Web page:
GAMMA, a leading location intelligence technology company in Ireland and the UK, reveals an analysis that shows the areas in Ireland where properties are least affordable.
This analysis is based on the equivalent national median household income for 2020, which was calculated to be approximately €55,000. Based on this and the assumption that the buyer is able to put down a deposit of €48,000, the median household could apply for a mortgage of €192,500 and purchase a home worth €240,500.
Utilising figures from the property price register, Gamma’s Location Labs found that the median price of all private residential sales across the country between 2019 and 2021 was €255,500 — more than the median household could afford.
While the analysis revealed that in many parts of the country, the majority of homes sold during this period were affordable, there were some exceptions to this trend due to regional variations in earnings for the median household and property prices.
For example, the shortfall in Cork city between what the median household could afford under mortgage borrowing rules (€209,000 – consisting of a mortgage of €167,000 and a deposit of €42,000) and the actual median property price (€245,000) was €36,000.
Other areas where this was the case were Dublin City (shortfall of €115,000), Dun Laoghaire-Rathdown (shortfall of €216,500), Fingal (shortfall of €16,000), Galway City (shortfall of €41,500), Kildare (shortfall of €8,000), South Dublin (shortfall of €48,000), and Wicklow (shortfall of €79,500).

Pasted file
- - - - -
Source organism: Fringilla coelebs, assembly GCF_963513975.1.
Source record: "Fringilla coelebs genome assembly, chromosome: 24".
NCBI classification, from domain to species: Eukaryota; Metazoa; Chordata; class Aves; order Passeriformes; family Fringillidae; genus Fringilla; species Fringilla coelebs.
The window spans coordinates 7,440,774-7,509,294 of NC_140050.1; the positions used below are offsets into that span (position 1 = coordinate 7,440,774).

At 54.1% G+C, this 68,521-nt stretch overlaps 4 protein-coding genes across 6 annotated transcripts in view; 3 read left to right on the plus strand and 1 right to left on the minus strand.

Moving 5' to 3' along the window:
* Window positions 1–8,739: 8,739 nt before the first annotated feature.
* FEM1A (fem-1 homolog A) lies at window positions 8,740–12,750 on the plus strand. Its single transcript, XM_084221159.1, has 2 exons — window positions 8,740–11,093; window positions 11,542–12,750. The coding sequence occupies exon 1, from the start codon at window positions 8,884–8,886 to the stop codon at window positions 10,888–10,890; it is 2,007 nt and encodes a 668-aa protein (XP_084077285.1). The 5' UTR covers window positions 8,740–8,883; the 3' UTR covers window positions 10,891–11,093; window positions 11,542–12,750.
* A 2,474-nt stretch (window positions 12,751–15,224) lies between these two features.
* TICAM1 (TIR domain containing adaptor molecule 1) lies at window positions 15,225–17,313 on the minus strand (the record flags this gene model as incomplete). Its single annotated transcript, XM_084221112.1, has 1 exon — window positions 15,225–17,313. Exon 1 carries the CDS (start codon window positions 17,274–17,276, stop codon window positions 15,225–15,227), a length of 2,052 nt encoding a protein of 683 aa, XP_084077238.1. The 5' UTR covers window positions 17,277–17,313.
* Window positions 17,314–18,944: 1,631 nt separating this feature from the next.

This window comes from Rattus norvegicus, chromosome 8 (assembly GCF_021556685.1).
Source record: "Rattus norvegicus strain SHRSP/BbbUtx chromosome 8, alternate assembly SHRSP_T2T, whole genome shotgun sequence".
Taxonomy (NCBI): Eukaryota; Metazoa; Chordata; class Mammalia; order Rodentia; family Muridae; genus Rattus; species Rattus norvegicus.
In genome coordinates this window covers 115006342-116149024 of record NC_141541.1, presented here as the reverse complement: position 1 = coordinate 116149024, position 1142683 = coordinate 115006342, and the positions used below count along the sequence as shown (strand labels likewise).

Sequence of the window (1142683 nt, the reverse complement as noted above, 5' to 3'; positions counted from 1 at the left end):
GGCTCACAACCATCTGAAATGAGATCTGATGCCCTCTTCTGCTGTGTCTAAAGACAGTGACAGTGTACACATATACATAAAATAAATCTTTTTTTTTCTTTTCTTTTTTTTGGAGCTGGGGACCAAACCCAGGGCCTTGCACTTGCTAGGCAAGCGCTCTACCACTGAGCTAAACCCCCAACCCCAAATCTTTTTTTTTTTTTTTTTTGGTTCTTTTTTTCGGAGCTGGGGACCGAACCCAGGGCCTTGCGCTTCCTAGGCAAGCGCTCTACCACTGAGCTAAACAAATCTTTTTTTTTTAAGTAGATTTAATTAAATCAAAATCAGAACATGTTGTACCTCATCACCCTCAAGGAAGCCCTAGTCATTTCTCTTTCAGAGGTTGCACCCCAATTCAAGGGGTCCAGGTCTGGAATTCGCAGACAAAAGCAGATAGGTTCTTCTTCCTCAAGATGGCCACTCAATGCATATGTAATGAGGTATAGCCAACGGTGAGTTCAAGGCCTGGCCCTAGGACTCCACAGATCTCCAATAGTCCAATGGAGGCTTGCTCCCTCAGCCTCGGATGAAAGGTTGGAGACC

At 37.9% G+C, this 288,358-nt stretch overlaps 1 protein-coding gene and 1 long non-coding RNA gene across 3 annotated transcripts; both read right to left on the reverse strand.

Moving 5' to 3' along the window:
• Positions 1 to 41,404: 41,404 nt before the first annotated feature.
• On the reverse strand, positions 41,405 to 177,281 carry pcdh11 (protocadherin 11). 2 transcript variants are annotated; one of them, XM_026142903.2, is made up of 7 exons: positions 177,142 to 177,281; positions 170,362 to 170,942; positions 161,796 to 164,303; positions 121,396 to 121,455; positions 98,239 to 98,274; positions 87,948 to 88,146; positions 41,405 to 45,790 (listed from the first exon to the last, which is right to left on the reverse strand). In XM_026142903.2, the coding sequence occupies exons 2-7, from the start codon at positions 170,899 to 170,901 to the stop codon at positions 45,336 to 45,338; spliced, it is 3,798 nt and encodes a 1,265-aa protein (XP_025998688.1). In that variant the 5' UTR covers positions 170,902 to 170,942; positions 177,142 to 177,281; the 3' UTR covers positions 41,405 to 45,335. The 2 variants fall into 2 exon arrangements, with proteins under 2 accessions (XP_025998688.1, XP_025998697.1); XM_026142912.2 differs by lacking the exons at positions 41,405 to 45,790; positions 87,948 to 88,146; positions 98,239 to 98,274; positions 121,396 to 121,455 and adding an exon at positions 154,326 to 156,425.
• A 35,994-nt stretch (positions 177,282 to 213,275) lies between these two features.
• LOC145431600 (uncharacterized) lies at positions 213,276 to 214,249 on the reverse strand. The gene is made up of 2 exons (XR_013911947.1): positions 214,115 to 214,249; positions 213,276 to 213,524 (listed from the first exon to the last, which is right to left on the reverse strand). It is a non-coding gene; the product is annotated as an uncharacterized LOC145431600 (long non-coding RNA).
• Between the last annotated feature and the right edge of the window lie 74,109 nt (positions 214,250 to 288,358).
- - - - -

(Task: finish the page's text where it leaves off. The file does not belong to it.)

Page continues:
In Dun Laoghaire-Rathdown where this gap was the most significant, some 87% of homes sold for more than what the local median household there could afford (€353,500). Albeit not to the same extent, this was also the case for many other areas including Dublin city (82%), Wicklow (73%), Galway City (66%), South Dublin (68%), Cork city (64%), and Fingal (57%).
Gamma’s Location Labs also looked at individual earnings and determined that in 2020, the median individual earned approximately €40,500. Provided the individual could put down a deposit of €35,500, they would qualify for a mortgage of €142,000 and could potentially purchase a home for €177,500.
However, between 2019 and 2021, only about a quarter of homes sold in Ireland went for this amount or less. Again, this varied across locations. While more than 70% of homes in Longford, Leitrim and Donegal cost less than the amount affordable to an individual in that county, under 10% of homes in Dublin and Wicklow fell within this budget.
Charlotte Cuffe, senior consultant with Gamma, stated: “It’s very interesting to see the patterns that emerge when comparing potential budgets to actual property prices, and especially when the CSO’s residential property price index recently revealed that the median home in Ireland cost 17% more in 2022 than in 2020. Of course, as with our analysis and the CSO’s calculation, there is great variation across the country.”